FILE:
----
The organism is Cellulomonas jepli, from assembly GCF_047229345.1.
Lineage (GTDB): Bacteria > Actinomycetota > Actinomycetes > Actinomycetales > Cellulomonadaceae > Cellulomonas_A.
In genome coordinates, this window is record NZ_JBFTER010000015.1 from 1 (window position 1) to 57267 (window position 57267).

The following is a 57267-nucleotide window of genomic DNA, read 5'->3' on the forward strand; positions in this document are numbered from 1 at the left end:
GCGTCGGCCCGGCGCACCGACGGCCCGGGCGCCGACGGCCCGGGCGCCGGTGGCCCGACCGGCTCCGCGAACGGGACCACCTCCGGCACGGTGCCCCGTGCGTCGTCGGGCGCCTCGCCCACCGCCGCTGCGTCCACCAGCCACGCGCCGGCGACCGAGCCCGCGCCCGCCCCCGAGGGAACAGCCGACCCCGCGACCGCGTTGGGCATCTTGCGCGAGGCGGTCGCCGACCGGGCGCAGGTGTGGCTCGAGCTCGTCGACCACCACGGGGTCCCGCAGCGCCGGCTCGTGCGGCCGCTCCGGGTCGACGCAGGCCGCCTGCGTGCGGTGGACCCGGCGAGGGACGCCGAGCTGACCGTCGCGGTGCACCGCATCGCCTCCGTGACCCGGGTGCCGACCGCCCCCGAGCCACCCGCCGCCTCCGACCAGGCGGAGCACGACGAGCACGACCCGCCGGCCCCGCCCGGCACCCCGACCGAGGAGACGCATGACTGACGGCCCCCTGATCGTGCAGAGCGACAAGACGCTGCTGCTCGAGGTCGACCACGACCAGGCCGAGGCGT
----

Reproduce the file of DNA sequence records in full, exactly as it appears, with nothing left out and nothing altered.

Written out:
The organism is Cellulomonas jepli, from assembly GCF_047229345.1.
Lineage (GTDB): Bacteria > Actinomycetota > Actinomycetes > Actinomycetales > Cellulomonadaceae > Cellulomonas_A.
In genome coordinates, this window is record NZ_JBFTER010000015.1 from 1 (window position 1) to 57267 (window position 57267).

The following is a 57267-nucleotide window of genomic DNA, read 5'->3' on the forward strand; positions in this document are numbered from 1 at the left end:
GCGTCGGCCCGGCGCACCGACGGCCCGGGCGCCGACGGCCCGGGCGCCGGTGGCCCGACCGGCTCCGCGAACGGGACCACCTCCGGCACGGTGCCCCGTGCGTCGTCGGGCGCCTCGCCCACCGCCGCTGCGTCCACCAGCCACGCGCCGGCGACCGAGCCCGCGCCCGCCCCCGAGGGAACAGCCGACCCCGCGACCGCGTTGGGCATCTTGCGCGAGGCGGTCGCCGACCGGGCGCAGGTGTGGCTCGAGCTCGTCGACCACCACGGGGTCCCGCAGCGCCGGCTCGTGCGGCCGCTCCGGGTCGACGCAGGCCGCCTGCGTGCGGTGGACCCGGCGAGGGACGCCGAGCTGACCGTCGCGGTGCACCGCATCGCCTCCGTGACCCGGGTGCCGACCGCCCCCGAGCCACCCGCCGCCTCCGACCAGGCGGAGCACGACGAGCACGACCCGCCGGCCCCGCCCGGCACCCCGACCGAGGAGACGCATGACTGACGGCCCCCTGATCGTGCAGAGCGACAAGACGCTGCTGCTCGAGGTCGACCACGACCAGGCCGAGGCGT